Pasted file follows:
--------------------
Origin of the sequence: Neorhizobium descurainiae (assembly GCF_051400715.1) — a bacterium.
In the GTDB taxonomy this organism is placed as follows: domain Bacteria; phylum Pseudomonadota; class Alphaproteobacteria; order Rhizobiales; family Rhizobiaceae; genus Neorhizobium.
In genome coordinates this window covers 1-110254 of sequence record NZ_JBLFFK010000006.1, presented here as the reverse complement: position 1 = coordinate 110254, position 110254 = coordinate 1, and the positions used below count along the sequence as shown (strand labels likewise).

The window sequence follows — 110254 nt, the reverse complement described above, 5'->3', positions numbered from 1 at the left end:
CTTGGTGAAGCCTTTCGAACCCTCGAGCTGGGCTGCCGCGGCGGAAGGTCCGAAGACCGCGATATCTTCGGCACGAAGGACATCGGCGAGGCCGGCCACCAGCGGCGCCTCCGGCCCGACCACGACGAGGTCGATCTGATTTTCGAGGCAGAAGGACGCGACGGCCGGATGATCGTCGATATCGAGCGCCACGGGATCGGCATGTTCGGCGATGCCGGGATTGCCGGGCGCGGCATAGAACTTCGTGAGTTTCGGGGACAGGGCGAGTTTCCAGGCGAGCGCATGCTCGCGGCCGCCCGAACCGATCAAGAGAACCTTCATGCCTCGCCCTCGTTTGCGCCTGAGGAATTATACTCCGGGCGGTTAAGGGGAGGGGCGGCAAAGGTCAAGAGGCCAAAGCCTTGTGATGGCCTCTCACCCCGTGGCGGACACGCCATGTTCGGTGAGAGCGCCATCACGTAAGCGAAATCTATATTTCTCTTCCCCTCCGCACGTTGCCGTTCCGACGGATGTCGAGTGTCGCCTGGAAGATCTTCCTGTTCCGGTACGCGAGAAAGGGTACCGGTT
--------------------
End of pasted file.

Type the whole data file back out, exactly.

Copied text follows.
Origin of the sequence: Neorhizobium descurainiae (assembly GCF_051400715.1) — a bacterium.
In the GTDB taxonomy this organism is placed as follows: domain Bacteria; phylum Pseudomonadota; class Alphaproteobacteria; order Rhizobiales; family Rhizobiaceae; genus Neorhizobium.
In genome coordinates this window covers 1-110254 of sequence record NZ_JBLFFK010000006.1, presented here as the reverse complement: position 1 = coordinate 110254, position 110254 = coordinate 1, and the positions used below count along the sequence as shown (strand labels likewise).

The window sequence follows — 110254 nt, the reverse complement described above, 5'->3', positions numbered from 1 at the left end:
CTTGGTGAAGCCTTTCGAACCCTCGAGCTGGGCTGCCGCGGCGGAAGGTCCGAAGACCGCGATATCTTCGGCACGAAGGACATCGGCGAGGCCGGCCACCAGCGGCGCCTCCGGCCCGACCACGACGAGGTCGATCTGATTTTCGAGGCAGAAGGACGCGACGGCCGGATGATCGTCGATATCGAGCGCCACGGGATCGGCATGTTCGGCGATGCCGGGATTGCCGGGCGCGGCATAGAACTTCGTGAGTTTCGGGGACAGGGCGAGTTTCCAGGCGAGCGCATGCTCGCGGCCGCCCGAACCGATCAAGAGAACCTTCATGCCTCGCCCTCGTTTGCGCCTGAGGAATTATACTCCGGGCGGTTAAGGGGAGGGGCGGCAAAGGTCAAGAGGCCAAAGCCTTGTGATGGCCTCTCACCCCGTGGCGGACACGCCATGTTCGGTGAGAGCGCCATCACGTAAGCGAAATCTATATTTCTCTTCCCCTCCGCACGTTGCCGTTCCGACGGATGTCGAGTGTCGCCTGGAAGATCTTCCTGTTCCGGTACGCGAGAAAGGGTACCGGTT